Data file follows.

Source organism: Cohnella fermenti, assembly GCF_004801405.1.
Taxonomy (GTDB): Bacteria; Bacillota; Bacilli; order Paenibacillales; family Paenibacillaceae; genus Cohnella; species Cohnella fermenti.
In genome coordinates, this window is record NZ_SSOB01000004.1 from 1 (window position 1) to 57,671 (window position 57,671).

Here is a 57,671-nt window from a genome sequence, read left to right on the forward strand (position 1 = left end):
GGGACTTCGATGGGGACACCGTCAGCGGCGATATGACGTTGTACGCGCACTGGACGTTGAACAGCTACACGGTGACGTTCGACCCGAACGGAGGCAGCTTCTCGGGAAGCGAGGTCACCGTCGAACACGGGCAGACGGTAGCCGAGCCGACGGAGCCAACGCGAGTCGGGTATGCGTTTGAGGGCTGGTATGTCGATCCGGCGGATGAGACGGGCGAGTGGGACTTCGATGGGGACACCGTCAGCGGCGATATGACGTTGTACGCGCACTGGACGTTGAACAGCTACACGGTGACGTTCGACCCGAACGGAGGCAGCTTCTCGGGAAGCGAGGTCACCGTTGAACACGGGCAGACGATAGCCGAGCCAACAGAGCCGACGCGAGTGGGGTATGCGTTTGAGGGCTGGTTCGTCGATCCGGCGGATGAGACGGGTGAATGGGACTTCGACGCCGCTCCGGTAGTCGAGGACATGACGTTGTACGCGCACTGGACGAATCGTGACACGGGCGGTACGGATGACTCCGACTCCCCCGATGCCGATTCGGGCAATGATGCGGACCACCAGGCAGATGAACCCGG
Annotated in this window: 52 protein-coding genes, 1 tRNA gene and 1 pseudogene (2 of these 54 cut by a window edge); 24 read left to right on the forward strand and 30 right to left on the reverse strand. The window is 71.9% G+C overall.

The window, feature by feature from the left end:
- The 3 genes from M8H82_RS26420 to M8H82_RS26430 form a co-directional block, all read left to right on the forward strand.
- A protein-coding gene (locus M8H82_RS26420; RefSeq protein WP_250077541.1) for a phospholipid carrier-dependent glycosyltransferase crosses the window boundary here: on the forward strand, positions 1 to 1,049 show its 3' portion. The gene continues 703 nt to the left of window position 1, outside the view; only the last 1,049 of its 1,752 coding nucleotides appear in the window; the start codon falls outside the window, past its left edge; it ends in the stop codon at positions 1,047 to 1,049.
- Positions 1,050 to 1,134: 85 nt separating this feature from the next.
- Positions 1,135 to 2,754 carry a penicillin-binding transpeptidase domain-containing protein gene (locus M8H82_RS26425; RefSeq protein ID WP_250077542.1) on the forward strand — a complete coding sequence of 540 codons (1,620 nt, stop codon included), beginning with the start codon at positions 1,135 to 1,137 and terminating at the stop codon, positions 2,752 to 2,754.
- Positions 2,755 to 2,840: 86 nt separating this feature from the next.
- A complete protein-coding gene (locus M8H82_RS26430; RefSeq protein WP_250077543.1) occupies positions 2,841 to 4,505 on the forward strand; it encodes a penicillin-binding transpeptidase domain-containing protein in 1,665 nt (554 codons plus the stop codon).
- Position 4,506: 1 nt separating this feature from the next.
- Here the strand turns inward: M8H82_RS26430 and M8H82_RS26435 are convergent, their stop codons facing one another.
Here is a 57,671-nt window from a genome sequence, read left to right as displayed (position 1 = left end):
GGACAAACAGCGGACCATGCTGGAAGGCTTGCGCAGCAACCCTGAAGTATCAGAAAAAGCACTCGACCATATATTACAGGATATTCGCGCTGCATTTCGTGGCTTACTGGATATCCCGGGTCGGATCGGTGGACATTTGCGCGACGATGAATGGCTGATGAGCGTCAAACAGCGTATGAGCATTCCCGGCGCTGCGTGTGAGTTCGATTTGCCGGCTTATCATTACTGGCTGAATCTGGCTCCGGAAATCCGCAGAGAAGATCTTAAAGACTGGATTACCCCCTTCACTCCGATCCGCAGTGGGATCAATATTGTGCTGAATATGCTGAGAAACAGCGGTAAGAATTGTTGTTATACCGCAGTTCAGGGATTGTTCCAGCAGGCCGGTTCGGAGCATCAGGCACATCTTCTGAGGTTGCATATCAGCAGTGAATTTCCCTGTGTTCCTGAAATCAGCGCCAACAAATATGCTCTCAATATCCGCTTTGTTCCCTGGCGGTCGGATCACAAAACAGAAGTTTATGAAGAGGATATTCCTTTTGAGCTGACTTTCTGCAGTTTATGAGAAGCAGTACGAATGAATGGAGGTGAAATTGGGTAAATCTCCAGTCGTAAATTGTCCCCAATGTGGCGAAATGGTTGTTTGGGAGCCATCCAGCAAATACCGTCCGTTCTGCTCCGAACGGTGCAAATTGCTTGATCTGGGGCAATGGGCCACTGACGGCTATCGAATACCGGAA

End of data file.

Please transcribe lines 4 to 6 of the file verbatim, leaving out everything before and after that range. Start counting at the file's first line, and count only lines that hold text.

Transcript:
Here is a 57,671-nt window from a genome sequence, read left to right on the forward strand (position 1 = left end):
GGGACTTCGATGGGGACACCGTCAGCGGCGATATGACGTTGTACGCGCACTGGACGTTGAACAGCTACACGGTGACGTTCGACCCGAACGGAGGCAGCTTCTCGGGAAGCGAGGTCACCGTCGAACACGGGCAGACGGTAGCCGAGCCGACGGAGCCAACGCGAGTCGGGTATGCGTTTGAGGGCTGGTATGTCGATCCGGCGGATGAGACGGGCGAGTGGGACTTCGATGGGGACACCGTCAGCGGCGATATGACGTTGTACGCGCACTGGACGTTGAACAGCTACACGGTGACGTTCGACCCGAACGGAGGCAGCTTCTCGGGAAGCGAGGTCACCGTTGAACACGGGCAGACGATAGCCGAGCCAACAGAGCCGACGCGAGTGGGGTATGCGTTTGAGGGCTGGTTCGTCGATCCGGCGGATGAGACGGGTGAATGGGACTTCGACGCCGCTCCGGTAGTCGAGGACATGACGTTGTACGCGCACTGGACGAATCGTGACACGGGCGGTACGGATGACTCCGACTCCCCCGATGCCGATTCGGGCAATGATGCGGACCACCAGGCAGATGAACCCGG
Annotated in this window: 52 protein-coding genes, 1 tRNA gene and 1 pseudogene (2 of these 54 cut by a window edge); 24 read left to right on the forward strand and 30 right to left on the reverse strand. The window is 71.9% G+C overall.